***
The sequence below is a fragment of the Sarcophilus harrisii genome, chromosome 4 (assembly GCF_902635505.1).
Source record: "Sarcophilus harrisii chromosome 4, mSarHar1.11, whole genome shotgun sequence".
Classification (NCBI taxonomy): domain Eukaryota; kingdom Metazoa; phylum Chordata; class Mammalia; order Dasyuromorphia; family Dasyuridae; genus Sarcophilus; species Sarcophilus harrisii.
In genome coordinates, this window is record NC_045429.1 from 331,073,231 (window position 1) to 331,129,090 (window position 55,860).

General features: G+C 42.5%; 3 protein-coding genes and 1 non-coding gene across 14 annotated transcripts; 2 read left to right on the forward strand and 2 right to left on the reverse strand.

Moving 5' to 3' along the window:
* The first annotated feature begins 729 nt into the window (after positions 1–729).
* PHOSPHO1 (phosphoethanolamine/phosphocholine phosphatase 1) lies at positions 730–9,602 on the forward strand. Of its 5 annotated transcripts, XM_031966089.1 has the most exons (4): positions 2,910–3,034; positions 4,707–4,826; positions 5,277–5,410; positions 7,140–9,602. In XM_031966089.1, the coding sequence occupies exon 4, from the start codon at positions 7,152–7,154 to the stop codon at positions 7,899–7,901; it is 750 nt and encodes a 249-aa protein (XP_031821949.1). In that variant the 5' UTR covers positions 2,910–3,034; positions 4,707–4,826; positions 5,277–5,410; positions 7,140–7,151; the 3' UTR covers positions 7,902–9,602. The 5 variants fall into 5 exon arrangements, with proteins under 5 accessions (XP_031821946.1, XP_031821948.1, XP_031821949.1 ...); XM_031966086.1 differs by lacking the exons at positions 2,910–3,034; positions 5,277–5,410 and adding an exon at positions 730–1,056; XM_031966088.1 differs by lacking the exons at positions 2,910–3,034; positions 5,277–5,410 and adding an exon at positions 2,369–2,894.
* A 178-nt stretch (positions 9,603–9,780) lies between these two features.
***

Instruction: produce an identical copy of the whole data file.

The sequence below is a fragment of the Sarcophilus harrisii genome, chromosome 4 (assembly GCF_902635505.1).
Source record: "Sarcophilus harrisii chromosome 4, mSarHar1.11, whole genome shotgun sequence".
Classification (NCBI taxonomy): domain Eukaryota; kingdom Metazoa; phylum Chordata; class Mammalia; order Dasyuromorphia; family Dasyuridae; genus Sarcophilus; species Sarcophilus harrisii.
In genome coordinates, this window is record NC_045429.1 from 331,073,231 (window position 1) to 331,129,090 (window position 55,860).

General features: G+C 42.5%; 3 protein-coding genes and 1 non-coding gene across 14 annotated transcripts; 2 read left to right on the forward strand and 2 right to left on the reverse strand.

Moving 5' to 3' along the window:
* The first annotated feature begins 729 nt into the window (after positions 1–729).
* PHOSPHO1 (phosphoethanolamine/phosphocholine phosphatase 1) lies at positions 730–9,602 on the forward strand. Of its 5 annotated transcripts, XM_031966089.1 has the most exons (4): positions 2,910–3,034; positions 4,707–4,826; positions 5,277–5,410; positions 7,140–9,602. In XM_031966089.1, the coding sequence occupies exon 4, from the start codon at positions 7,152–7,154 to the stop codon at positions 7,899–7,901; it is 750 nt and encodes a 249-aa protein (XP_031821949.1). In that variant the 5' UTR covers positions 2,910–3,034; positions 4,707–4,826; positions 5,277–5,410; positions 7,140–7,151; the 3' UTR covers positions 7,902–9,602. The 5 variants fall into 5 exon arrangements, with proteins under 5 accessions (XP_031821946.1, XP_031821948.1, XP_031821949.1 ...); XM_031966086.1 differs by lacking the exons at positions 2,910–3,034; positions 5,277–5,410 and adding an exon at positions 730–1,056; XM_031966088.1 differs by lacking the exons at positions 2,910–3,034; positions 5,277–5,410 and adding an exon at positions 2,369–2,894.
* A 178-nt stretch (positions 9,603–9,780) lies between these two features.